Redskins.com previews the NFL Draft position-by-position, with a focus on some of the top rookie prospects available in the April 29-30 NFL Draft. Monday: Wide Receivers.
The Redskins entered the 2006 offseason with questions mark at wide receiver--apart from Pro Bowler Santana Moss, of course. In a span of 24 hours, the team addressed those questions with the free agent acquisitions of wide receivers Brandon Lloyd and Antwaan Randle El. With David Patten, James Thrash and Taylor Jacobs also returning, the Redskins are suddenly deep at the wide receiver position.
There is not a great deal of size among the Redskins' corps of receivers, but there is plenty of speed.
Will the Redskins pursue wide receivers in the 2006 NFL Draft? It seems unlikely. If there's a rookie receiver available who has good size and can help in red zone passing situations, team officials may opt to draft him. Also, many teams prescribe to the theory that you can never have enough good, young wide receivers.
Redskins Draft History: Since drafting Art Monk (first round, 1980 NFL Draft and Charlie Brown (eighth round, 1981 NFL Draft), the Redskins have not had a great deal of success in drafting wide receivers. The rest of the 1980s included relative unknowns in Curtland Thomas and Eric Yarber. The 1990s included high-profile picks Desmond Howard and Michael Westbrook. (Keenan McCardell was selected in the 12th round of the 1991 draft, but he played sparingly for the Redskins.) In recent years, Rod Gardner, Darnerien McCants and Jacobs were among the selections at wide receiver.
Jackson rose up the draft board with a strong performance at the NFL Scouting Combine last February and he is expected to be the first wide receiver selected on April 29. Last season, the 6-1, 201-pounder caught a team-high 88 passes for 900 yards and nine touchdowns for the Gators. While he's not regarded as an elite player, some scouts consider him to be the most complete wide receiver available in the draft.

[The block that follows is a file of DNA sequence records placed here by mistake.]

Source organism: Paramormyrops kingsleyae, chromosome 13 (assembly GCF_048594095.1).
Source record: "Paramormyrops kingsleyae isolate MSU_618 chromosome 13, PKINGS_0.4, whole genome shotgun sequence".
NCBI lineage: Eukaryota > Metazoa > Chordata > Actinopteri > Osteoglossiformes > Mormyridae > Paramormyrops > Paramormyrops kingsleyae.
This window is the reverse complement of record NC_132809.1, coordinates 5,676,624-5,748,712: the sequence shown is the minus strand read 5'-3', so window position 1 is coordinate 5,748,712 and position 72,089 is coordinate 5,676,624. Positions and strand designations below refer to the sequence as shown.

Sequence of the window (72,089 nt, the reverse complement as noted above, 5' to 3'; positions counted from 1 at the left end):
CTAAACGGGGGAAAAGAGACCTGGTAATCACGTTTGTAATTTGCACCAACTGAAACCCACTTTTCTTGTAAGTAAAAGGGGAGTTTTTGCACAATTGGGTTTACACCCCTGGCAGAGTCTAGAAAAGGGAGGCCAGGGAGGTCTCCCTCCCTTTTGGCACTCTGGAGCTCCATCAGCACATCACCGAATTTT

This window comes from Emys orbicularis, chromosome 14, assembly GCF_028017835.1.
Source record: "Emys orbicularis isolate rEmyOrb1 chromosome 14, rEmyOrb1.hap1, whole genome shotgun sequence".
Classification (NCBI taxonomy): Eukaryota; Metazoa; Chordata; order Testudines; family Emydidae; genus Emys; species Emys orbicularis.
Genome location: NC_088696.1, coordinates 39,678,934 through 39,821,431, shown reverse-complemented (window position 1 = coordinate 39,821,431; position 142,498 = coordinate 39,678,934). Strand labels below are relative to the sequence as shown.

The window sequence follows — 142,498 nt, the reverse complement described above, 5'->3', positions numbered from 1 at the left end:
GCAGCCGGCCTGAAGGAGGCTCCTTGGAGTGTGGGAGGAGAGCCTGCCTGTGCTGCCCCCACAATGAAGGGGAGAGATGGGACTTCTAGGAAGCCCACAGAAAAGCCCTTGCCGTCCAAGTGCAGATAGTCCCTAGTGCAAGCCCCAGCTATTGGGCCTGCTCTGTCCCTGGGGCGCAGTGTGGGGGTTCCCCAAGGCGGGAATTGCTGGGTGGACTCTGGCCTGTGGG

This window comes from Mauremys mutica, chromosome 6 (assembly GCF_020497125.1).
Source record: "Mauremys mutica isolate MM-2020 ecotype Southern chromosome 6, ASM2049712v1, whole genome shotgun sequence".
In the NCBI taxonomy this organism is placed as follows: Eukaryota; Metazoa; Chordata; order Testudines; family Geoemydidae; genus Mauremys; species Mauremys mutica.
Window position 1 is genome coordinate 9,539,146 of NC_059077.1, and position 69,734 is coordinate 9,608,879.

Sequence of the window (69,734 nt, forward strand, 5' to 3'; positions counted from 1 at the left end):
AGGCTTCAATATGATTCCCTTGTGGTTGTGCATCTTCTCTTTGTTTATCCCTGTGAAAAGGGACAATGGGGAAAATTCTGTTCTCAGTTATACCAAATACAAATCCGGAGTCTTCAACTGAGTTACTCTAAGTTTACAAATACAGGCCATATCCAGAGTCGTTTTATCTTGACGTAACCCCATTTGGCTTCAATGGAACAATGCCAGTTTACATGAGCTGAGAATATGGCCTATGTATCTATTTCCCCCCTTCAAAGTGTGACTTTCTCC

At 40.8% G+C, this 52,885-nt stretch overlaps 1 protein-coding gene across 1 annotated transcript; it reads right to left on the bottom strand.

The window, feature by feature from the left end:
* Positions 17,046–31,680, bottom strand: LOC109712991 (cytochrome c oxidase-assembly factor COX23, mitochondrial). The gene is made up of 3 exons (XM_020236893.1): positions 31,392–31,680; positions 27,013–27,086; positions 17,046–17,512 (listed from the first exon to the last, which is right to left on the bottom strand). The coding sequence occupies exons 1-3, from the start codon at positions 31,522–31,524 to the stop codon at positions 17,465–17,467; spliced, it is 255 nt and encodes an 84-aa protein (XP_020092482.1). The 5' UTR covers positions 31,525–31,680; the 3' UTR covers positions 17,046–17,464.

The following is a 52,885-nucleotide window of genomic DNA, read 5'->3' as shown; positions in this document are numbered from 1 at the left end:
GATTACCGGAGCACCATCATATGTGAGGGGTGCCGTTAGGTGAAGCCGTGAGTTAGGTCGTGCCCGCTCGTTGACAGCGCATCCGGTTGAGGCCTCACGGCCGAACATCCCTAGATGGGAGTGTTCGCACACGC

Holmes has the sped to be a threat to score anytime he catches a ball, either at wide receiver or kick returner. Last season, he caught 53 catches for 977 yards--with a remarkable 18.4-yard average--and 11 touchdowns last season. His 5-11, 185-pound size is smaller than some scouts prefer, but players like Holmes, Santana Moss and Steve Smith could be the prototypical wide receivers of the future.
The brother of Santana, Sinorice Moss is another speedster but is smaller than both Santana and Ohio State's Holmes: he comes in at 5-8 and 183 pounds. Sinorice led the Hurricanes with 37 catches for 614 yards and six touchdowns last season. Like Santana, if he can beat jams at the line of scrimmage, he will be difficult to stop.
Hagan, at 6-1 and 203 pounds, could be the top possession receiver of this year's draft. He is regarded as a solid route-runner who knows how to get open, but he does not have elite speed. Last season, he led Arizona State with 77 catches for 1,210 yards and eight touchdowns.
Stovall came on for the Fighting Irish last season-and continued to impress with a solid Senior Bowl week in late January. At 6-4 and 216 pounds, Stovall has the most imposing frame of any other wide receiver in the draft. He recorded 69 catches for 1,149 yards and 11 touchdowns last season.
Lee has good size at 6-2 and 200 pounds, but is regarded by some scouts as more of a possession receiver. He led the Panthers with 49 catches for 962 yards and seven touchdowns. He made his share of big plays last season, with 19.6 yards per catch.
Wilson did not post big numbers (25 catches, 310 yards, one TD) in the Sooners' offense, due in part to an inexperienced quarterback at the helm. The 6-1, 208-pounder does not have great speed, but he is thought to be a physical presence and should fight for passes in tight coverage.
Nance sustained a major knee injury in 2004, but he was able to bounce back last season to post 81 catches for 1,107 yards and 14 touchdowns. The 6-4, 208-pounder could be a steal in the mid-rounds.
A classic possession receiver prospect, Baskett is a 6-2, 220-pounder who does not have great speed but (as a former state champion high jumper) should fight for balls in traffic and the red zone. He led the Lobos with 67 catches for 1,071 yards and nine touchdowns last season.